News In Brief


Forecasters at the National Hurricane Center warned hurricane Hortense could be on Florida's doorstep by week's end. The storm will be 280 miles east of Fort Lauderdale by tomorrow night if it stays its present course. Hortense battered Puerto Rico with winds of 80 m.p.h., flooding low-lying areas and raising concerns of dangerous mudslides. Also, North Carolina's Gov. Jim Hunt declared hurricane Fran the worst disaster in the state this century. And in Washington, officials began assessing flood damage from the Potamac River.

President Clinton planned to embrace a welfare program that converts public assistance funds into paying jobs during a speech to southern governors in Kansas City, Mo. The Kansas City program gives federal welfare and food-stamp funds to employers for wage supplements of $500 a month for each former welfare recipient they hire.

Israeli Prime Minister Benjamin Netanyahu refused to pull out of the Golan Heights to forward peace talks with Syria. He took the position during talks with Clinton in the White House on gaining US help in opening talks with Syria.

The alleged mastermind of the World Trade Center bombing told federal agents he considered unleashing poison gas during the attack, which he said was meant to topple one of the twin towers, the Daily News reported. Ramzi Yousef said he decided not to use the gas because it was too expensive to implement. He reportedly made the comments to agents while being extradited, according to a secret, 21-page report obtained by the newspaper.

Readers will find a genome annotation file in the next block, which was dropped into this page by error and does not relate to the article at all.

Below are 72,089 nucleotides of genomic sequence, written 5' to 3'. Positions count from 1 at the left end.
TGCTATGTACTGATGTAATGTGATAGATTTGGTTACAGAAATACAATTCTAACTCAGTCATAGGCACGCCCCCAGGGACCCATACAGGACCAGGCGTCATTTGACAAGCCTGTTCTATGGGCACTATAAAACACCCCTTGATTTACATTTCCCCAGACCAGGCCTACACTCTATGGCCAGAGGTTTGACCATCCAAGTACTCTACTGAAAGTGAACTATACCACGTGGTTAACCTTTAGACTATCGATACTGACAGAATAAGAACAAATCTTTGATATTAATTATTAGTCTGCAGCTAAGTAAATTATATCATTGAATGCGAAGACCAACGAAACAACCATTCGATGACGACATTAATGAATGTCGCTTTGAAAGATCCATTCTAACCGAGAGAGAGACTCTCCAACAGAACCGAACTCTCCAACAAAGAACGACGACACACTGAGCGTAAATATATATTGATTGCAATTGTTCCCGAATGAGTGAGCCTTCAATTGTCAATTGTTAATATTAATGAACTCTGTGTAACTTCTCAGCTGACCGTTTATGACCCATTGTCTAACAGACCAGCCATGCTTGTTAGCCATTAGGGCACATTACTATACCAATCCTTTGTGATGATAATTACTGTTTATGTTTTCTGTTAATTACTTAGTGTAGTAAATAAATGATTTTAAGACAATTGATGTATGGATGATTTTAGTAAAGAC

Former presidential adviser Dick Morris denied a tabloid report that he told a prostitute Hillary Rodham Clinton was behind the improper FBI file searches conducted on White House employees. He simply told Sherry Rowlands that polls show that's what most people believe, Morris said in a sworn statement to the House Government Reform Oversight Committee.

Divers recovered two key pieces of the center fuel tank of TWA Flight 800 from the Atlantic. Investigators are trying to determine whether the explosion of the fuel tank was the original one that caused the plane crash. Also, US officials proposed requiring airlines involved in an aviation disaster on an international flight to provide a passenger list to the State Department within hours of the incident. Many families of people killed in recent plane crashes complained that confirmation that their relatives or friends were on board took too long - sometimes days.

Officials are investigating the launch of a NASA rocket Aug. 29 that came within four miles of an American Airlines jet. The 15-foot rocket, launched from Wallops Island Flight Center in Virginia, carried classified research experiments for the defense department. The National Transportation Safety Board said it's confident NASA followed proper safety procedures and the rocket posed no threat.

Prosecutors in the Oklahoma bombing case can win convictions and death sentences against defendants Timothy McVeigh and Terry Nichols without proving they intended to kill, a US district judge in Denver ruled.

The US trade deficit shot up to $38.8 billion in the April-June quarter, the worst showing in a year. In the same quarter, workplace productivity rose at a 0.5 percent annual rate.